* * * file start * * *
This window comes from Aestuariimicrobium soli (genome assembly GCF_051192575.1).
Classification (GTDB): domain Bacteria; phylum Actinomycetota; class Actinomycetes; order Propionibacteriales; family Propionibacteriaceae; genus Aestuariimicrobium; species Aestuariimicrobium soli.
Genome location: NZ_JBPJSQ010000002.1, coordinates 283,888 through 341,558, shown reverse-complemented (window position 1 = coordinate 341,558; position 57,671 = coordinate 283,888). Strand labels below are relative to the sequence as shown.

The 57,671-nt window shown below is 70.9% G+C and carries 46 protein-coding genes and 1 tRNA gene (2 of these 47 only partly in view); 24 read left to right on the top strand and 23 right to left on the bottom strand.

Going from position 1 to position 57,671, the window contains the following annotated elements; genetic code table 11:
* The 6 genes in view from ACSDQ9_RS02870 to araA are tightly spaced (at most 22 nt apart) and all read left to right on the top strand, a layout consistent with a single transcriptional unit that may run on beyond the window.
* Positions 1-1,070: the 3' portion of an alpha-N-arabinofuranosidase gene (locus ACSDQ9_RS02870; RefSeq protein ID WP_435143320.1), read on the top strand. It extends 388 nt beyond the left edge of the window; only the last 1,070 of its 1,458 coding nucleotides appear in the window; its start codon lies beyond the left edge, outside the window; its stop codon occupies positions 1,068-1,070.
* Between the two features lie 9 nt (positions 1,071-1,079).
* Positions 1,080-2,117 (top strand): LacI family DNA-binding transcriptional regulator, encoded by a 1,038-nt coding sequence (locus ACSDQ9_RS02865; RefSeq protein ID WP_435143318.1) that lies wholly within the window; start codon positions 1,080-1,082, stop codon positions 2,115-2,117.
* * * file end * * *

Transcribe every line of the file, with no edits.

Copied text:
This window comes from Aestuariimicrobium soli (genome assembly GCF_051192575.1).
Classification (GTDB): domain Bacteria; phylum Actinomycetota; class Actinomycetes; order Propionibacteriales; family Propionibacteriaceae; genus Aestuariimicrobium; species Aestuariimicrobium soli.
Genome location: NZ_JBPJSQ010000002.1, coordinates 283,888 through 341,558, shown reverse-complemented (window position 1 = coordinate 341,558; position 57,671 = coordinate 283,888). Strand labels below are relative to the sequence as shown.

The 57,671-nt window shown below is 70.9% G+C and carries 46 protein-coding genes and 1 tRNA gene (2 of these 47 only partly in view); 24 read left to right on the top strand and 23 right to left on the bottom strand.

Going from position 1 to position 57,671, the window contains the following annotated elements; genetic code table 11:
* The 6 genes in view from ACSDQ9_RS02870 to araA are tightly spaced (at most 22 nt apart) and all read left to right on the top strand, a layout consistent with a single transcriptional unit that may run on beyond the window.
* Positions 1-1,070: the 3' portion of an alpha-N-arabinofuranosidase gene (locus ACSDQ9_RS02870; RefSeq protein ID WP_435143320.1), read on the top strand. It extends 388 nt beyond the left edge of the window; only the last 1,070 of its 1,458 coding nucleotides appear in the window; its start codon lies beyond the left edge, outside the window; its stop codon occupies positions 1,068-1,070.
* Between the two features lie 9 nt (positions 1,071-1,079).
* Positions 1,080-2,117 (top strand): LacI family DNA-binding transcriptional regulator, encoded by a 1,038-nt coding sequence (locus ACSDQ9_RS02865; RefSeq protein ID WP_435143318.1) that lies wholly within the window; start codon positions 1,080-1,082, stop codon positions 2,115-2,117.